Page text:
3 June 2024

Canberra doctor pioneers new heart treatment at National Capital Private hospital

| Ian Bushnell
surgeon operating

Dr Muayad Alasady performs the first pulse field ablation (PFA) procedure at the National Capital Private Hospital. Photos: Bryden Campbell.

Leading cardiac specialist and electrophysiologist Dr Muayad Alasady is pioneering pulse field ablation (PFA) technology for atrial fibrillation (AF) procedures at the National Capital Private Hospital in Garran – the first time the procedure has been performed in an Australian private hospital.

The new procedure is safer and more precise than the traditional method, with better recovery times, and further enhances Canberra’s capacity for cardiac services and as a regional health hub.

AF is one of the most common and undertreated heart rhythm disorders. It is a progressive condition that can worsen over time, leading to serious complications such as heart failure, stroke and increased risk of death.

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Traditional ablation involves inserting a catheter through the groin that will deliver cold (cryoablation) or heat (radio frequency ablation) to get rid of the tissue in the area of the heart that causes it to beat irregularly.

However, this can risk damage to areas around the heart, such as the veins and the feeding tube or oesophagus. PFA uses pulsed electric fields to isolate the pulmonary veins precisely and efficiently, significantly reducing this risk. It also cuts the time spent in the operating room, leading to improved patient outcomes and reduced surgical waitlists.

Dr Alasady told Region that the PFA device, still delivered by a catheter, emits a small electrical shock that kills the cells, “but it is very, very quick and very limited, and it is not deep enough to cause any unwanted injuries”.

“It is more efficient and the procedure more predictable than radio frequency or cryoablation,” he said.

“Because it’s quite a safe procedure, I think there is a potential to discharge the patient on the same day of the procedure.”

surgeon operating

Dr Muayad Alasady uses 3D mapping to guide him during the PFA procedure: Safer, more efficient and better patient outcomes.

Dr Alasady said it was common for patients to experience post-operative pain, sometimes severe, but the new modality was highly selective and specific to the tissue at fault and there was no collateral damage, “so a patient doesn’t have chest pain and it also is a very safe procedure”.

It was also more efficient, with the first procedure on Thursday (30 May) taking 30 to 45 minutes, although it was early days and that time would vary.

“But the flow of the procedure and the efficiency is so good, I think it’s going to make the procedure much quicker,” he said.

Dr Alasady performed two more procedures on Thursday and said he did five or six ablations a week.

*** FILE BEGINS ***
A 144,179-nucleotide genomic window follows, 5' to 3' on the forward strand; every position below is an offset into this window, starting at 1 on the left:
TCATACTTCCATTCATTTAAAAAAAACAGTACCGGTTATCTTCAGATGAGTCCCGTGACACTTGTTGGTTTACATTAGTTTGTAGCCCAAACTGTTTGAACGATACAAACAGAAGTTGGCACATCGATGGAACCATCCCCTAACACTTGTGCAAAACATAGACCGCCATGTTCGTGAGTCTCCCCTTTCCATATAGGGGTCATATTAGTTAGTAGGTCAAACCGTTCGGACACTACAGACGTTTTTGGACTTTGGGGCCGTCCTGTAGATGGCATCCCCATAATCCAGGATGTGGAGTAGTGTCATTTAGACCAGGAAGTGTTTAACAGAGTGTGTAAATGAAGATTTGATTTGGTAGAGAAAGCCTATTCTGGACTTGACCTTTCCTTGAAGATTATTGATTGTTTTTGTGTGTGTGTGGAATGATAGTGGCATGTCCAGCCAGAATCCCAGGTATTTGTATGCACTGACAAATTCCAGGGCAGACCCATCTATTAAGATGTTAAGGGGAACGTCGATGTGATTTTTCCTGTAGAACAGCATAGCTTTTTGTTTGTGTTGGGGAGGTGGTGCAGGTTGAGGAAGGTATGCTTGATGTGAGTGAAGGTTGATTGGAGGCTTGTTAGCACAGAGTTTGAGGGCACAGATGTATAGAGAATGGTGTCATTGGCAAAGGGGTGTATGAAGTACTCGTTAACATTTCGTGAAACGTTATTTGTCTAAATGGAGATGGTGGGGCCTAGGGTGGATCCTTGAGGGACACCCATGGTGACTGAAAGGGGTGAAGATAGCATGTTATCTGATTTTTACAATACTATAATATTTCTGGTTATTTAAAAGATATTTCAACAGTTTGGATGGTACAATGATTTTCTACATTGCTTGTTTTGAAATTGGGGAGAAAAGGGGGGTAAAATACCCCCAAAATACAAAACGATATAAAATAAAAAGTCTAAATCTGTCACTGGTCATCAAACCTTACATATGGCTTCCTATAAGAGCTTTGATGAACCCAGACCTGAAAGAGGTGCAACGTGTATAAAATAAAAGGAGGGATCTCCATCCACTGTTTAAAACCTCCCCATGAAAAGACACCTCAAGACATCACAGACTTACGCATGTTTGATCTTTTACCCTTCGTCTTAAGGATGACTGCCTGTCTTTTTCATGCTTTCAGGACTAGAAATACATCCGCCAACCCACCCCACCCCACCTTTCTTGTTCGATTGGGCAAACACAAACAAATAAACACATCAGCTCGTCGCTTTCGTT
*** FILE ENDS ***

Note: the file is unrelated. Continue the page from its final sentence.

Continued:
surgical team

The full team who conducted the pioneering PFA procedure.

The procedure was also no more costly than traditional ablation, he said.

It could also replace drug treatments and have wider applications.

“I would expect pulse wave to be the first line therapy in all cardiac arrhythmias, not just atrial fibrillation,” Dr Alasady said.

“I think the new technology is going to evolve more and it will be utilised in all sorts of heart rhythm disorders.”

Dr Alasady said adopting this technology was excellent news for people in Canberra and the surrounding region, where he also conducts consultations through his practice Rhythm and Cardiac Specialists.

“I’m hoping the technology will be used in the public system in the future as well.”

Dr Alasady frequently collaborates with teaching institutions worldwide to stay abreast of the latest technological advancements and the National Capital Private Hospital has often been an early adopter.

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Business development manager Joycelyn Thompson said the hospital saw itself as a centre of excellence and identified the potential of this new technology for better patient experiences and outcomes.

“We do like to bring new technologies to Canberra, so it saves patients going all the way to Sydney or down to Melbourne,” he said.

“What’s really good about this technology is that patients can recover a lot quicker, they can go home.

“But the good thing about being here in Canberra is that if they do have to travel regionally, there’s maybe a one-night stay and the families can come with them.

“They often have families here that can help them recover before they go back home.”

Dr Alasady established the first cardiac electrophysiological service at the National Capital Private Hospital in 2013 and the Canberra Hospital in 2019.

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